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I don't have a specific problem, just looking to deepen my understanding of what's going on with Silex and with some new-ish PHP features in general. This is based off the code samples on the "usage" page of the Silex documentation:

$blogPosts = array(
    1 => array(
        'date'      => '2011-03-29',
        'author'    => 'igorw',
        'title'     => 'Using Silex',
        'body'      => '...',    );

$app->get('/blog/{id}', function (Silex\Application $app, $id) use ($blogPosts) {
    //do stuff

What is the difference here between passing the $app and $id as parameters to the function, and "use"-ing the $blogPosts variable? Could $blogPosts also have been passed as a parameter to the function?

Also, I more commonly see "use ($app)" - what is the difference between "use"-ing the $app and passing it is a parameter? Anything?

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2 Answers 2

up vote 4 down vote accepted

This has nothing to do with silex and everything to do with "some new-ish PHP features". You are creating an anonymous function (also called a closure), reusable several times with different $app and $id values, BUT with only the same $blogPosts value.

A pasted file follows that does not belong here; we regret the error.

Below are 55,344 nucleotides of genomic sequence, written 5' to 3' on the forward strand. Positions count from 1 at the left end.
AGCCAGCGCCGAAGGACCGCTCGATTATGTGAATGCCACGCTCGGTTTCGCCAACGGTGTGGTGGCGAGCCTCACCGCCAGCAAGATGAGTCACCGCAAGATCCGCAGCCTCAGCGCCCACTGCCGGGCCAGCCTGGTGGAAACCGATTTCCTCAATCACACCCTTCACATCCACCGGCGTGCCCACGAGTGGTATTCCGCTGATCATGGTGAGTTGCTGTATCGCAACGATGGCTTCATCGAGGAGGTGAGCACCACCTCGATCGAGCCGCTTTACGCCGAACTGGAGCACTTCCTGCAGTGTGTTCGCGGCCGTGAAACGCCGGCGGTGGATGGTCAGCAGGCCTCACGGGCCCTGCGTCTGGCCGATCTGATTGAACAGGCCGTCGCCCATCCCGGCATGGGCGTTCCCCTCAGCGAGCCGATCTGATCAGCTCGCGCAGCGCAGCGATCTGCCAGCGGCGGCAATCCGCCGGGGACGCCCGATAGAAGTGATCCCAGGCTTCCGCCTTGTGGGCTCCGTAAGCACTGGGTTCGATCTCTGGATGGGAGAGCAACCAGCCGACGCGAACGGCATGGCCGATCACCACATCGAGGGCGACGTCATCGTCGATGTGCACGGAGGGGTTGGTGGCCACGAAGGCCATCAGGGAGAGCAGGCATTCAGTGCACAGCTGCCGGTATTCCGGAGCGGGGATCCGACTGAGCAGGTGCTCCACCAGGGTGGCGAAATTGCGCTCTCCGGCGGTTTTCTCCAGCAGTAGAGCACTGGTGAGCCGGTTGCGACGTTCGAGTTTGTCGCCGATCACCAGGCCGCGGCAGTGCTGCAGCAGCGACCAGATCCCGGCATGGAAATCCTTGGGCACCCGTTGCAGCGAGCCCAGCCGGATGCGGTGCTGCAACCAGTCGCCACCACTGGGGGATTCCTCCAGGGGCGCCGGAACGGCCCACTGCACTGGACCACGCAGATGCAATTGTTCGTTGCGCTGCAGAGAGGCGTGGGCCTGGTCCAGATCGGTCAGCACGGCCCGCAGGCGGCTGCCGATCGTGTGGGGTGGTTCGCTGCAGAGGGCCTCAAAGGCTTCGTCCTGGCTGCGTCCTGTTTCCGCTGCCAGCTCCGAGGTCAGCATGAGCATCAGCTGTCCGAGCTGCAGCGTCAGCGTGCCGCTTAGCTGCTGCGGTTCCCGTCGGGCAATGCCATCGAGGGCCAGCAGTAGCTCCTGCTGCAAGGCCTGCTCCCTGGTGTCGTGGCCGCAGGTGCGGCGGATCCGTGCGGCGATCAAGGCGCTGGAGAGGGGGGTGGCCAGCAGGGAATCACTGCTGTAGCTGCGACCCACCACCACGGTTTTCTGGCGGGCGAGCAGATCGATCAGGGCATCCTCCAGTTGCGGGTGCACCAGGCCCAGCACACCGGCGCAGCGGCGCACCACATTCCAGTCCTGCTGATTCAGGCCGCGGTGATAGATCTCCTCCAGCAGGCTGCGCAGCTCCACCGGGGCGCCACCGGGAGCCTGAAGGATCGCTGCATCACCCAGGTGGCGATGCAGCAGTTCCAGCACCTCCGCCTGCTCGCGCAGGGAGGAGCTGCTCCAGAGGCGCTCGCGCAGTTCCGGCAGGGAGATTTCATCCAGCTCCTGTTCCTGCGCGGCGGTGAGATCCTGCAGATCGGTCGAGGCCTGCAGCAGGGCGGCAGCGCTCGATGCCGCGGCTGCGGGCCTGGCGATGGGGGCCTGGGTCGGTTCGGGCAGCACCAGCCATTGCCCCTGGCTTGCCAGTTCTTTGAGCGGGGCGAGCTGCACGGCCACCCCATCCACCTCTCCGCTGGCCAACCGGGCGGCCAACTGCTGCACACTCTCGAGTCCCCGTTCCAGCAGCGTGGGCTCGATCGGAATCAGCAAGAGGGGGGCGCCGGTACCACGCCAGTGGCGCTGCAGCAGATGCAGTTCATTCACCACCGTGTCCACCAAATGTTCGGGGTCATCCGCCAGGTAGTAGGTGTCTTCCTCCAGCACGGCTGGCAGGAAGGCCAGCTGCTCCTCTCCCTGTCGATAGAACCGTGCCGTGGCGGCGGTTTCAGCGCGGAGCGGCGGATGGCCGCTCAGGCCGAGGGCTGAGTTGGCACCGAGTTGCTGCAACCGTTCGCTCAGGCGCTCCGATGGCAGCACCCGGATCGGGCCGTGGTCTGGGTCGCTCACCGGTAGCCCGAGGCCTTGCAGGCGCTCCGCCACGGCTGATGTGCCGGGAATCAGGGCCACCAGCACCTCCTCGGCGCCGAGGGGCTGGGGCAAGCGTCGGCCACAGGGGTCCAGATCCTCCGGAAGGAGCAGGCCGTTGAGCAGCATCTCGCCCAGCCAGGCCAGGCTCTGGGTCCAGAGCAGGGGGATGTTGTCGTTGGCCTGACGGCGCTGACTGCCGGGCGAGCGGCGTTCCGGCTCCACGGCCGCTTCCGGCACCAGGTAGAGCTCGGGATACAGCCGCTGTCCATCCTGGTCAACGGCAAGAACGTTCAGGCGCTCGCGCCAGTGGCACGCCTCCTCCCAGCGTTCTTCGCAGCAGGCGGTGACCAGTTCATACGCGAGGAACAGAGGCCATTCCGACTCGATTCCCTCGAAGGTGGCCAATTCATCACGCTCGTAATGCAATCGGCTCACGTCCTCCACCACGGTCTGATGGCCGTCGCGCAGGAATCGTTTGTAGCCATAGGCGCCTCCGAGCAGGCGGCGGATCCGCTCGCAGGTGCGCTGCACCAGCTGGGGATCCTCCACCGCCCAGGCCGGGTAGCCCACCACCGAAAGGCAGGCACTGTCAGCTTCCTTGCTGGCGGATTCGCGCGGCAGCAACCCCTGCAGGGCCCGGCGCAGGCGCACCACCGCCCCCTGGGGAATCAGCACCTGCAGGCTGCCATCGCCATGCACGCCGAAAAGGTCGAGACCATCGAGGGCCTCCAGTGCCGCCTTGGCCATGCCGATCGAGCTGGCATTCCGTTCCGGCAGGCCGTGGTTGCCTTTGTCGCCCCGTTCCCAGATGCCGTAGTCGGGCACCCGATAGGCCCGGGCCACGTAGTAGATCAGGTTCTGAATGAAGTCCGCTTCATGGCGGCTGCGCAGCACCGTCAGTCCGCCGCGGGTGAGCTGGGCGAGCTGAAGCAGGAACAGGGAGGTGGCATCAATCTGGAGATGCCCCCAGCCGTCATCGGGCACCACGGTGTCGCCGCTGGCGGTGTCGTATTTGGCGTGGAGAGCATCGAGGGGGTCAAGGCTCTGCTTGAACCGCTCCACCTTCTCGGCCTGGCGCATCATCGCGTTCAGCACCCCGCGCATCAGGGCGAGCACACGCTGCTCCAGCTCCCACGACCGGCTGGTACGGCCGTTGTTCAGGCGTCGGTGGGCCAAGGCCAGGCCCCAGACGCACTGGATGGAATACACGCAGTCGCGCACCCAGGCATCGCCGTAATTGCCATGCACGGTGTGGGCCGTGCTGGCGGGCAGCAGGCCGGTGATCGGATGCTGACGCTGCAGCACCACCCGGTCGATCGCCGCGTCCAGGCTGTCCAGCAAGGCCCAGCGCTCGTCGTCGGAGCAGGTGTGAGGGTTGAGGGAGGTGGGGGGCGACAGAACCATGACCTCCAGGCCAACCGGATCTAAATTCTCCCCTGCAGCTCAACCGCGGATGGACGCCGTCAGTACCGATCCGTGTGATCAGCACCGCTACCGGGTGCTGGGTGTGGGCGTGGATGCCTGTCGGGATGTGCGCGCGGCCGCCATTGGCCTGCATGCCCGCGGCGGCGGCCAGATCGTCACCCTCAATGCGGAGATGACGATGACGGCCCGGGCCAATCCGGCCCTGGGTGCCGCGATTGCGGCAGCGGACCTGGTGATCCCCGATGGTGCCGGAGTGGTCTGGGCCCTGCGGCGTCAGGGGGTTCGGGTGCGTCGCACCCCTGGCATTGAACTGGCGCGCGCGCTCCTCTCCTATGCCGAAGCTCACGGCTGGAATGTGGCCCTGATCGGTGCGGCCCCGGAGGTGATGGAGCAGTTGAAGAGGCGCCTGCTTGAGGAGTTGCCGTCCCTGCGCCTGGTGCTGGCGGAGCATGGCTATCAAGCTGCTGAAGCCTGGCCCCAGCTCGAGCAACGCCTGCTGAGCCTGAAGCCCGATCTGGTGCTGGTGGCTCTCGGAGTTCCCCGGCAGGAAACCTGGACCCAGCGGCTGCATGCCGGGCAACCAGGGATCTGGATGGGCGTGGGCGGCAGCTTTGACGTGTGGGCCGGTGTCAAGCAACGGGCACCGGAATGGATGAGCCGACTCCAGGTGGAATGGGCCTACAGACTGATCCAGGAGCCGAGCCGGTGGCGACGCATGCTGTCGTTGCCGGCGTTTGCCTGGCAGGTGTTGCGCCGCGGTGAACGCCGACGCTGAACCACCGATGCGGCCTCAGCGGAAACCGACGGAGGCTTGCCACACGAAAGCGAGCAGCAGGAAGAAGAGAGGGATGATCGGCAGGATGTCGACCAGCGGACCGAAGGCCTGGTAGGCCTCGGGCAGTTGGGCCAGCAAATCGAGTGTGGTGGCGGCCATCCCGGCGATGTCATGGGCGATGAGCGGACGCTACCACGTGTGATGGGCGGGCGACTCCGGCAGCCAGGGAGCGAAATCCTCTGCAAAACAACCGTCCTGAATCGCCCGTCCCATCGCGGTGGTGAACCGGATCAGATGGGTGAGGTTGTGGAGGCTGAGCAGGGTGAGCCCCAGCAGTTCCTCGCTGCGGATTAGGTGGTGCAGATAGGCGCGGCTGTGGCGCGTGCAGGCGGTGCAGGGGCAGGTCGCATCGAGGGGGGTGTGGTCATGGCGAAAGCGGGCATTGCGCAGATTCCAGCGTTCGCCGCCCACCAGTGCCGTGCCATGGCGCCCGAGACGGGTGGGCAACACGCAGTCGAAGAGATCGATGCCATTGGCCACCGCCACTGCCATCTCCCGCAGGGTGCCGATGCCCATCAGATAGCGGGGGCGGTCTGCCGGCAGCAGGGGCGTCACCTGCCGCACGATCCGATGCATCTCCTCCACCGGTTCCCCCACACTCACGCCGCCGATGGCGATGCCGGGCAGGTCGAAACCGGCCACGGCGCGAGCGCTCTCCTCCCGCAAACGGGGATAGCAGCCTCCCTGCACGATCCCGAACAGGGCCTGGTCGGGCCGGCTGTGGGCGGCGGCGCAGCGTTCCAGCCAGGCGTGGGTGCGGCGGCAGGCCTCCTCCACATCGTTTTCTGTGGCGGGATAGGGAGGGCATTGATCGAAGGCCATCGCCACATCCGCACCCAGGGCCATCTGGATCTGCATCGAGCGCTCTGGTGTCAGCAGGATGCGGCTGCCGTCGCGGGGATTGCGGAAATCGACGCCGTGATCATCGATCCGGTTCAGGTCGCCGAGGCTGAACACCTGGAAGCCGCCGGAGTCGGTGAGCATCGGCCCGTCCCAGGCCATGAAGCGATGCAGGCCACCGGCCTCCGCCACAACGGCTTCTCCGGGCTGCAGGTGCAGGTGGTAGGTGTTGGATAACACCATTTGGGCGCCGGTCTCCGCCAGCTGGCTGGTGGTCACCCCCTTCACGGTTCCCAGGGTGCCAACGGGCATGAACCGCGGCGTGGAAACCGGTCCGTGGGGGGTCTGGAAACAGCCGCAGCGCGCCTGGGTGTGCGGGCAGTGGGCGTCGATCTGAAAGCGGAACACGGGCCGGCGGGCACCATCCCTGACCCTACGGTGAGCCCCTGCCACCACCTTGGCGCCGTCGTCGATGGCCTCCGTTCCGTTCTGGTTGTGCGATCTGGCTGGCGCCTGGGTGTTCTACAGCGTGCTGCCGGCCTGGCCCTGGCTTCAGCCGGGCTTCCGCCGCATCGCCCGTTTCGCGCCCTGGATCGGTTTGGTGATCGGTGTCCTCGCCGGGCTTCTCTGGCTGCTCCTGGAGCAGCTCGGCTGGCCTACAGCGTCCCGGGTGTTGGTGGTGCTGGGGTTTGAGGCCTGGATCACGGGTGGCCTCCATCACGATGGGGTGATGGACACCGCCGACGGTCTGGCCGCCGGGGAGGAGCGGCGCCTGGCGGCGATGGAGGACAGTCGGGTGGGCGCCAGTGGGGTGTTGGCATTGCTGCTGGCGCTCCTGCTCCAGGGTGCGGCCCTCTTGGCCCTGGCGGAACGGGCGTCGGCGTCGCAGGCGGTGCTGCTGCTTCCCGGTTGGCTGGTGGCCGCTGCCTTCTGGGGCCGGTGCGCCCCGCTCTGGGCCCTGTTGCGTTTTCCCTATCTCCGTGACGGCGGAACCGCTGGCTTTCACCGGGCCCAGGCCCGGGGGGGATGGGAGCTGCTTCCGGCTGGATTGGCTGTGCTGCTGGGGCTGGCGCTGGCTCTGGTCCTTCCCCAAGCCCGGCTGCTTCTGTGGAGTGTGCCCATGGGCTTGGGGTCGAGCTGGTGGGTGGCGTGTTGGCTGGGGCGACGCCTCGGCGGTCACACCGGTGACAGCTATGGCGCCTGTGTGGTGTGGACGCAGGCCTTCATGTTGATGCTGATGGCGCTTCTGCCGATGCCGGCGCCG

$a = "a";
$b = "b";
$c = function ($d) use ($b) {
    echo $d . "." . $b . PHP_EOL;
$b = "c";
$e = function ($d) use ($b) {
    echo $d . "." . $b . PHP_EOL;

$c($a); // prints a.b, and not a.c
$e($a); // prints a.c

Here, i'm building a function with $b, and once it is build, I use it with variables that do not have to be named the same way the function's argument is named.

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Still trying to wrap my head around this but your example is definitely helpful. It's interesting to note then that "use" will reference the value of $b as it exists at the time the use statement is declared, not caring about when the function containing the "use" statement was called. So "use" kind of defines an environment for the closure it's attached to. I'm assuming that if, under $b="c";, you had put another function $e = function ($f) use ($b) { //same stuff };, then calling $e($a) would print out "a.c." Am I getting this? –  patricksayshi Apr 7 '13 at 0:19
Yes, looks like you are (see my update) –  greg0ire Apr 7 '13 at 9:57
best example ever –  user2907171 Dec 13 '13 at 8:11

The use allows to import variables from the parent scope into the closure scope.

It will allow the function get() to call your closure with the appropriate param $blogPosts imported from the parent scope.

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